Types of loans

You may have to borrow to help pay for dental school, but the good news is that with smart budgeting and responsible borrowing, you should find repayment of your student loan portfolio manageable.  


  • Approximately one out of five dental school graduates in the Class of 2017 reported either no student loan debt or debt less than $100,000.
  • Median educational debt for all indebted dental school graduates in the Class of 2017 was $280,000.
  • Median educational debt for all indebted dental school graduates in the Class of 2017 for public and private dental schools was $240,000 and $360,000, respectively.
  • Over 35% of indebted dental school graduates in the Class of 2017 reported debt in excess of $300,000.

Federal Direct Unsubsidized Loans 
Direct unsubsidized loans form the foundation for most dental school students’ loan portfolios. Your school may require some borrowing in this program before considering you for other types of aid.

Interest rate: The rate on new loans changes each July 1 and is then fixed for that loan throughout the life of the loan. The current rate for new loans disbursed on or after July 1, 2017 is 6.59% fixed; the maximum rate on new loans is 9.5%.
Terms: Up to $40,500 per year, with a cumulative maximum from all degree programs of $224,000. The annual amount may be prorated higher based on budget length. These loans are not based on credit.

Federal Direct Plus (Grad PLUS) Loans 
These loans are used to supplement borrowing from other loan programs, including direct unsubsidized loans.

Interest rate: The rate on new loans changes each July 1 and is then fixed for that loan throughout the life of the loan. The current rate for new loans disbursed on or after July 1, 2017 is 7.59% fixed; the maximum rate on new loans is 10.5%.  Note this rate is always one percentage point higher than the rate on direct unsubsidized loans.
Terms:  You may borrow up to your  COA (Cost of Attendance) each year with direct PLUS, less other aid (including direct unsubsidized), thereby negating the need for private loans during school. These loans are based, in part, on the borrower being “credit ready,” meaning no adverse history of payments on other obligations, such as 30 or 60 day delinquencies.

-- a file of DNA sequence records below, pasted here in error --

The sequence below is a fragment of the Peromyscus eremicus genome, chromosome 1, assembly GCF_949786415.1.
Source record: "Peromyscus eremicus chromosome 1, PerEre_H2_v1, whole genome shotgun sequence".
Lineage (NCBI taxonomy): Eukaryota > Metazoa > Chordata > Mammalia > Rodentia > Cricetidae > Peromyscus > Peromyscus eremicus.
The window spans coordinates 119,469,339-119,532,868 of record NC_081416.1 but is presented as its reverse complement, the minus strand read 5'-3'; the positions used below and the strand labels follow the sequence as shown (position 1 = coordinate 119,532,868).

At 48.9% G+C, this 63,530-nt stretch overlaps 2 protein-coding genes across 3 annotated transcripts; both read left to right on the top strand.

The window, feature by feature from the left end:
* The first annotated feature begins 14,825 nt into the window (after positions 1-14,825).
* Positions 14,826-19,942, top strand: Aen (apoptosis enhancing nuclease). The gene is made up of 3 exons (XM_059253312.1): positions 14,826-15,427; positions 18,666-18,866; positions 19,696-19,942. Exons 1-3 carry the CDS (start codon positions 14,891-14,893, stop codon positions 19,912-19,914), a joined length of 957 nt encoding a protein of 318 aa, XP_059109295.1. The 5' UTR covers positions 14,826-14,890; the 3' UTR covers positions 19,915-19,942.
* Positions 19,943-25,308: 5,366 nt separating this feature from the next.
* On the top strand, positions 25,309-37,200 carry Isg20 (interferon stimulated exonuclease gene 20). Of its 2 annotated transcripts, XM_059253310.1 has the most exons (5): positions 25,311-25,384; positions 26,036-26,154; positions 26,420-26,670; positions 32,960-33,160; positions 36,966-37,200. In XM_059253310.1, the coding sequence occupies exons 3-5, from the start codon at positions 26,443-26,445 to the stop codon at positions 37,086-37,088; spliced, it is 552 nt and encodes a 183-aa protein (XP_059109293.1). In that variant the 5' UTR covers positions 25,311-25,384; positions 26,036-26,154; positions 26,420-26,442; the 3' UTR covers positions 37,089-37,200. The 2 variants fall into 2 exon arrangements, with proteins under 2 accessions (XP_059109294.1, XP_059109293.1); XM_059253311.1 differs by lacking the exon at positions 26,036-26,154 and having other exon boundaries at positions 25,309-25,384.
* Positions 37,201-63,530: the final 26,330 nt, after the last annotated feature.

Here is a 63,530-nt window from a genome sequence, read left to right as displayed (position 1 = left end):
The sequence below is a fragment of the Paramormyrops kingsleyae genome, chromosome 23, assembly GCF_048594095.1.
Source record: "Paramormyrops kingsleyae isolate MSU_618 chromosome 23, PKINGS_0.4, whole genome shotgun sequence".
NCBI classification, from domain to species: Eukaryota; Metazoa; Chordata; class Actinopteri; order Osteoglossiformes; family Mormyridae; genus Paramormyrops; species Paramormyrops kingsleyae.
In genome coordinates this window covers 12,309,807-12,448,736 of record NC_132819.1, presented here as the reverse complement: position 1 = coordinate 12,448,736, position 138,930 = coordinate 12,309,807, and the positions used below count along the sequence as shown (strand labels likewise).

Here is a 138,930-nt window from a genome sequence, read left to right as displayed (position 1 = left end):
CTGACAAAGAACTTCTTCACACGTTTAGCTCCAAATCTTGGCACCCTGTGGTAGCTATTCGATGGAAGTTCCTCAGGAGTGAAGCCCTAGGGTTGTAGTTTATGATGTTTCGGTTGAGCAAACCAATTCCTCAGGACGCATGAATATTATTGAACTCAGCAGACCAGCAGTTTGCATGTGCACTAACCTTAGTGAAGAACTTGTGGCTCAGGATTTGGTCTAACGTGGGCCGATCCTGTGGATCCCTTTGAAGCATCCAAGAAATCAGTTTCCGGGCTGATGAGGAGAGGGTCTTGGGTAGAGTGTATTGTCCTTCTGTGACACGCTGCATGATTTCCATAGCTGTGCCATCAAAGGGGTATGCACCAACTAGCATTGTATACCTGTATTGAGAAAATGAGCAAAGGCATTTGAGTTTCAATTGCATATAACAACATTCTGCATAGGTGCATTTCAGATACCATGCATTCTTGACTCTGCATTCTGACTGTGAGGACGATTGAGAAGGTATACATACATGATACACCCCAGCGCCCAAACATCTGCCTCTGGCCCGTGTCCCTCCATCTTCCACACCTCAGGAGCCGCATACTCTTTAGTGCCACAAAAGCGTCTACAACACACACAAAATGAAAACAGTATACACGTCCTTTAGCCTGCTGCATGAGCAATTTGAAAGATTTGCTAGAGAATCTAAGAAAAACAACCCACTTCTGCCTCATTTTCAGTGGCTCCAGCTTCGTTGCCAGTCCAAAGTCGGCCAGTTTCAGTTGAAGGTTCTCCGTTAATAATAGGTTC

Health Professions Student Loan (HPSL) 
These are federal loans from the Department of Health and Human Services (called Title VII) awarded by the health professions school or dental school. The loans are based on exceptional financial need (contact your health professions school or dental school FAO regarding availability and application).

Interest rate: There is a 5% fixed rate for the life of the loan. 
Terms: Subsidized (interest free) during school and during a 12-month grace period. Repayment is generally over 10 years with level payments. HPSL are not eligible for repayment with income driven repayment options plans and are not eligible for forgiveness.

Loans for Disadvantaged Students (LDS) 
Similar to a Health Professions Student Loan, but awarded specifically to students from disadvantaged backgrounds (contact your FAO regarding availability and application). 

Institutional Loans 
Your school may directly provide loans with more favorable terms and conditions. See your FAO for details. Institutional loans are not eligible for repayment with income driven repayment options plans and are not eligible for forgiveness.

Private Loans 
Private loans have limited repayment and postponement options when compared with federal loans. Always speak with your FAO before applying for a private loan.

Interest rate:   Rates may be variable or fixed, depending on the lender, with lower rates usually reserved for borrowers who secure a creditworthy cosigner. 
Terms: Unsubsidized with (in most cases) annual and cumulative caps on borrowing amounts. These loans are based, in part, on borrower being “credit worthy,” with a borrower's credit score considered in both approval and pricing. Private loans are not eligible to be repaid with income-driven repayment plans and are not eligible for forgiveness, including Public Service Loan Forgiveness.